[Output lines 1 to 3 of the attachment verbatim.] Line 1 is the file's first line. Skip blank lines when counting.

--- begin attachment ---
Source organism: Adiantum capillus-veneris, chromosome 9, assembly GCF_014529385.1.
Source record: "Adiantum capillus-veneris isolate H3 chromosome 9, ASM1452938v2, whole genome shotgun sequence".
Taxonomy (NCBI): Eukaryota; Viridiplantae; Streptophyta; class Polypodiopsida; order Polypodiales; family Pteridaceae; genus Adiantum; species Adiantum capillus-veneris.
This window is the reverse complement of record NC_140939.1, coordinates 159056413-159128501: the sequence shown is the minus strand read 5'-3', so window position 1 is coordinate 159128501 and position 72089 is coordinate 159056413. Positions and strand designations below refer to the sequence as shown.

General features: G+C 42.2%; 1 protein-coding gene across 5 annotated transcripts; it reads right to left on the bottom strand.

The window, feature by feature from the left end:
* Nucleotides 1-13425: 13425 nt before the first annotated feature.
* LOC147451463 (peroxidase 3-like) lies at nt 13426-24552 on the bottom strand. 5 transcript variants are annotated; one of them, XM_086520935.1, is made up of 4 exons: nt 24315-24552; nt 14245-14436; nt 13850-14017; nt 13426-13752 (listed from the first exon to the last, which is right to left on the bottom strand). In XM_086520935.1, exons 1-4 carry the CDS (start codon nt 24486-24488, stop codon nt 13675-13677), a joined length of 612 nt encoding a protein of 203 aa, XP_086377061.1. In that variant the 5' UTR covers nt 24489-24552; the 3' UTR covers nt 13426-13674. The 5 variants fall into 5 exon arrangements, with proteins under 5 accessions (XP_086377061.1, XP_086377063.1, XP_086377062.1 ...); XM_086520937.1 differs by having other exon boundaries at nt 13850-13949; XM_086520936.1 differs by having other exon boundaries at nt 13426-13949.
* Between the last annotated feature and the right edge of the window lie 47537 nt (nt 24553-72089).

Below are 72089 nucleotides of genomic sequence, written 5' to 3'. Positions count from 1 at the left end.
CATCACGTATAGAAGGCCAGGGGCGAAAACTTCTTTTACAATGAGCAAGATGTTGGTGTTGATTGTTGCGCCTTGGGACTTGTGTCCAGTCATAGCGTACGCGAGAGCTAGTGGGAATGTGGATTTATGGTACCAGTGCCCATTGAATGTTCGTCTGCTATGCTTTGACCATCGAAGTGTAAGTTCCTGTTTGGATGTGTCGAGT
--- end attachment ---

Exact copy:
Source organism: Adiantum capillus-veneris, chromosome 9, assembly GCF_014529385.1.
Source record: "Adiantum capillus-veneris isolate H3 chromosome 9, ASM1452938v2, whole genome shotgun sequence".
Taxonomy (NCBI): Eukaryota; Viridiplantae; Streptophyta; class Polypodiopsida; order Polypodiales; family Pteridaceae; genus Adiantum; species Adiantum capillus-veneris.